As music teachers broaden their horizons , they come to realize that all the major methods are complimentary and can only benefit students’ ability to become better musicians.

(MENC login required for link)

http://mej.sagepub.com/cgi/reprint/95/4/46

Japan Wind Orchestra and Ensemble Competition

February 2, 2010

Look Ma! No music stands! How do they do it? ;-)

Would a kid like this benefit from learning “Every Good Boy Does Fine” (now)?

December 14, 2009

This kid is gonna be an awesome musician! He already is! Rhythmically, he can audiate pulse and meter. He audiates melody, and picks up where he left off in the song. Now give him to a music teacher bent on note naming and turn him into a robot, and see how fast his ear deteriorates. He could get by his whole life without reading a note.  Instead of forcing it down his throat, teach him to read after he understands what he’s playing. Teach him chord function, and tonality. Teach him to improvise. Teach it like a language that he already speaks. Or would we put the cart before the horse?!

How Audiation Serves Reading Notation

September 4, 2009

From Mary Ellen Pinzino‘s Letters on Music Learning

Lev Vygotsky, the Russian psychologist (and the originator of scaffolding), suggests that learning takes place spontaneously and that when we become conscious of what we have learned, we have reached a higher level of learning—gained greater control over our knowing. As audiation matures, it reflects on itself. It uses signs to represent itself, indicating its own consciousness of audiation, a higher level of music learning, a deeper level of musical understanding.

Audiation develops consciousness of its own knowing most efficiently through the use of tonal and rhythm syllables—a mirror that reflects audiation, a tangible model that functions as audiation. These signs are in the realm of audiation, but speak to both audiation and language. The syllables provide a bridge from audiation to thinking, a common language for communication between the two ways of knowing. Audiation flirts with the intellectual mind through syllables, but demands that syllables grow out of its own unique way of knowing rather than be imposed by the intellectual way of knowing.

As audiation matures in self-consciousness, tonal and rhythm syllables become the mediator to the next plateau of music learning—music reading and writing. Syllables serve as the link between the intangible audiation and the concrete notation until such a mediator is no longer needed. The musical mind and the intellectual mind become more intimately entwined in music reading. The thinking mind becomes the more aggressive suitor, engaging in a set of strategies for scanning print, finding cues that arouse audiation, and comparing cues with each other. Yet audiation dominates the encounter. They give and take, engaging together in a complex process of problem solving, through which they construct meaning.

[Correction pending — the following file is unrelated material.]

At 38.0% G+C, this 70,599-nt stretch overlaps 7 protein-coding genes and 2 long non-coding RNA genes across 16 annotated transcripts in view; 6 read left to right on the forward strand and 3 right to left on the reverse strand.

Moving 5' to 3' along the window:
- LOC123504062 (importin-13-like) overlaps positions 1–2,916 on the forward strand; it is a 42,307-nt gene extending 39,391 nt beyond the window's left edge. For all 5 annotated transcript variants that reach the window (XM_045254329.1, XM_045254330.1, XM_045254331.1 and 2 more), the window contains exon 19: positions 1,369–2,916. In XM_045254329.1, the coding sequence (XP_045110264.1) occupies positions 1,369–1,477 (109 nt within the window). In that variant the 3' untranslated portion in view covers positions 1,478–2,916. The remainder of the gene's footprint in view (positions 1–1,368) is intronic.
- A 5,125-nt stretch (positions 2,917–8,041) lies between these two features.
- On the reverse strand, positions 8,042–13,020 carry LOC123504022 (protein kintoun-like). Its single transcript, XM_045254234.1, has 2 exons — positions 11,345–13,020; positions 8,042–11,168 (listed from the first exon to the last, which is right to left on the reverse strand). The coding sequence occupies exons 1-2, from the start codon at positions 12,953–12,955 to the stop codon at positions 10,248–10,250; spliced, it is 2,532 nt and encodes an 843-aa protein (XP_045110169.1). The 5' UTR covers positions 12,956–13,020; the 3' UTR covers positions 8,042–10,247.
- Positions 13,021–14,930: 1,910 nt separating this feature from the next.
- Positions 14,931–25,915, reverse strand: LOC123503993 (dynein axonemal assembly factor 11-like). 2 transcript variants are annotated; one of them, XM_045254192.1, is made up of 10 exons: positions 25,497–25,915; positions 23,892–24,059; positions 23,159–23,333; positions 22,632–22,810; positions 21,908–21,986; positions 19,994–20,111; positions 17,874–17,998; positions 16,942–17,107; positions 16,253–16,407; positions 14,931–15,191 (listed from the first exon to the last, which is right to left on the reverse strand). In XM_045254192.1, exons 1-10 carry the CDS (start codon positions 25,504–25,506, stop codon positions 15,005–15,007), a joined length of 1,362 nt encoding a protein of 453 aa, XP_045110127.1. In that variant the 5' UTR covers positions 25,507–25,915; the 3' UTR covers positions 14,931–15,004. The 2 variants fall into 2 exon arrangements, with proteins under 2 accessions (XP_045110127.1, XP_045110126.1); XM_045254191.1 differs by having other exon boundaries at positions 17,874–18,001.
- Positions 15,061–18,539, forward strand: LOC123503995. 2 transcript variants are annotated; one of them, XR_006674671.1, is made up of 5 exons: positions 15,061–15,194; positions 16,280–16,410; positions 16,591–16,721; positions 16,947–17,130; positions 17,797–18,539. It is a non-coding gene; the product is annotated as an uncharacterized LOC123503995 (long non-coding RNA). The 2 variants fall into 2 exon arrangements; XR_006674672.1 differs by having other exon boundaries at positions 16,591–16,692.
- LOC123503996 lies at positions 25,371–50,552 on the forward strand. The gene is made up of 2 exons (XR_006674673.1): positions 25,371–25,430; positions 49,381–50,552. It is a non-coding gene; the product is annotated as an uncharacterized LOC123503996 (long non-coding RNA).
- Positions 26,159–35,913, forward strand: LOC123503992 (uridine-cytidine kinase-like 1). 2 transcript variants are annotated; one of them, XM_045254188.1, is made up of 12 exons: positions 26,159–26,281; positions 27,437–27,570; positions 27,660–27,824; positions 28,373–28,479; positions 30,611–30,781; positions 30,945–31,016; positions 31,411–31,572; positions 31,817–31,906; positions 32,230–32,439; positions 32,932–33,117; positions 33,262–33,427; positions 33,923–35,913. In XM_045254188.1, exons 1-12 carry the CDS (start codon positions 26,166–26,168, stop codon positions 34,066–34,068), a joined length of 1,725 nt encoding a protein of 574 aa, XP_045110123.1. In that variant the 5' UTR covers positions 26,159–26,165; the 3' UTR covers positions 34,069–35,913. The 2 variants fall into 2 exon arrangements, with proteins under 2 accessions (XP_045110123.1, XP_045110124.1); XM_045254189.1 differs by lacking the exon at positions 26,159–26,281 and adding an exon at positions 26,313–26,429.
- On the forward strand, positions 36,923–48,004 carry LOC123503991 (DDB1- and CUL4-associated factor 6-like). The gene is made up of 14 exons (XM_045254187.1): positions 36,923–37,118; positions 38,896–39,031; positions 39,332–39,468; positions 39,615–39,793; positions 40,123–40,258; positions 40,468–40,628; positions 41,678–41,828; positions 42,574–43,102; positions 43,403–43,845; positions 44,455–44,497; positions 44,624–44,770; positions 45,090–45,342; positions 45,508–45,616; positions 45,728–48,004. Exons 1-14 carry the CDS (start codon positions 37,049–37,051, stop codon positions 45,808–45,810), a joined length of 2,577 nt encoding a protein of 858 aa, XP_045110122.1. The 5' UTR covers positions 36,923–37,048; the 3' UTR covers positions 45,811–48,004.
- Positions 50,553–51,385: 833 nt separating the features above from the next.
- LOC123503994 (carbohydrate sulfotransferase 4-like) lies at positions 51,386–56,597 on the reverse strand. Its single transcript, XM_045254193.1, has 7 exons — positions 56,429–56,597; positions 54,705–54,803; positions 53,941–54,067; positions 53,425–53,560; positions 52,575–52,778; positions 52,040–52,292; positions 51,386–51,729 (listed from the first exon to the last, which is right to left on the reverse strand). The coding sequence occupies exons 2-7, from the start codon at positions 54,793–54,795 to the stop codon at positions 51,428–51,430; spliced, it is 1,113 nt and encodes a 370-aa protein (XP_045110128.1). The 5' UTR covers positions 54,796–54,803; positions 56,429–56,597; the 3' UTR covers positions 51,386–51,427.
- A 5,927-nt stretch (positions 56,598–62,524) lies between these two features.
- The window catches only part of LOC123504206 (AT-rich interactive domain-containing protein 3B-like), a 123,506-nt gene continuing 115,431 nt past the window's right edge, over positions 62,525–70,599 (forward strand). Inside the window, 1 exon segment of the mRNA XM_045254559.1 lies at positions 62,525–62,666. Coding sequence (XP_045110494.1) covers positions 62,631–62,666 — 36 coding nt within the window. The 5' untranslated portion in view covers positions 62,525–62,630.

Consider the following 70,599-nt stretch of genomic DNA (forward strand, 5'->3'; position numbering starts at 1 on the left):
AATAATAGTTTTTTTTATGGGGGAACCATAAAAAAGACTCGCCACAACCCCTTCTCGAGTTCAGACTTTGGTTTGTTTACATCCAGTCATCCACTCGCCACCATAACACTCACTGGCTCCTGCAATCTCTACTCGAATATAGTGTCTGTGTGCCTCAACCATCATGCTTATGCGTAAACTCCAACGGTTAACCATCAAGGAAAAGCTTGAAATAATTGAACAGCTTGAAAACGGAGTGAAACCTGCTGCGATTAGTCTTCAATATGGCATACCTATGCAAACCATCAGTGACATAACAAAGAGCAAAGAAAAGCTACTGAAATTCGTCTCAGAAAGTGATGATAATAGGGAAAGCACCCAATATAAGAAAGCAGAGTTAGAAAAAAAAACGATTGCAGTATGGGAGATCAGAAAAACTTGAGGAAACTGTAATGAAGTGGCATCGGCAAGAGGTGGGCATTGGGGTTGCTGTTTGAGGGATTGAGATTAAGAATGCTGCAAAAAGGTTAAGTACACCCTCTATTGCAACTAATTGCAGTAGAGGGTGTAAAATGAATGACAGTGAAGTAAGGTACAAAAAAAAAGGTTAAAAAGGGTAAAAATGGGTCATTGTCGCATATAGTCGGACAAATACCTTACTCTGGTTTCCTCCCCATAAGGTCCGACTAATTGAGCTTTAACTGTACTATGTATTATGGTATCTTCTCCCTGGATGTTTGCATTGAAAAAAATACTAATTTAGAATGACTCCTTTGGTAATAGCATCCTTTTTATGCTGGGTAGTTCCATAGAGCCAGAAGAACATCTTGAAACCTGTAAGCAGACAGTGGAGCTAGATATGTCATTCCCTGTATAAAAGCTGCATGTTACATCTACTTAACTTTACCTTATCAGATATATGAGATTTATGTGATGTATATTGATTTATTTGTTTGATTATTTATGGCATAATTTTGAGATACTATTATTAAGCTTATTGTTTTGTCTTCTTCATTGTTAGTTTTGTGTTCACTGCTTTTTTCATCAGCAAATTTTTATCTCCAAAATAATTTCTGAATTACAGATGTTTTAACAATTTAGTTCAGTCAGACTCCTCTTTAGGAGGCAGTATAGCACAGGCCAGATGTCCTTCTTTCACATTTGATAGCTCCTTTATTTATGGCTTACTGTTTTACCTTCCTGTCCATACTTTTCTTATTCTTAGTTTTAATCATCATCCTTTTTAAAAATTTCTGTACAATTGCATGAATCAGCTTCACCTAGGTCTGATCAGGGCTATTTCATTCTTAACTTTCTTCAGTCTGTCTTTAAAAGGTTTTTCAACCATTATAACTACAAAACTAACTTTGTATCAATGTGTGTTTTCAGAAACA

The multi-faceted phenomenon of audiation tacitly serves music reading, listening, and composing, but finds its own voice in performance. Audiation generates tuneful and rhythmic performance, in-tune singing and playing, steady tempo, stylistic interpretation, and musical expression. Audiation delivers the life and breath, and the breadth of music.

Improvise, improvise, improvise!

August 2, 2009

“My best recommendation to music teachers of the next century is to improvise, improvise, improvise! Get rid of the notation. Learn from music learning theory to teach children to make music without the aid of notation or music theory. Follow religiously the process of the way we learn language. That would be the most important thing they could do for themselves and for their children.”

Dr. Gordon

From interview: http://www.comechildrensing.com/pdf/other_articles_by_MEP/2_A_Conversation_with_Edwin_Gordon.pdf

Teachers, do we believe this to be true? Is Dr. Gordon saying anything that is new? He’s been around long enough now, that we should be somewhat familiar with his sequence and its hierarchy. Listen first, babble like a baby, and that involves creativity too, then apply the labels, synthesize and then notate. Our standards focus on creating, performing and responding.  We also know that when our students create, they are using the higher order thinking skills that enable success in so many areas. Go to the full interview for more info.

Follow

Get every new post delivered to your Inbox.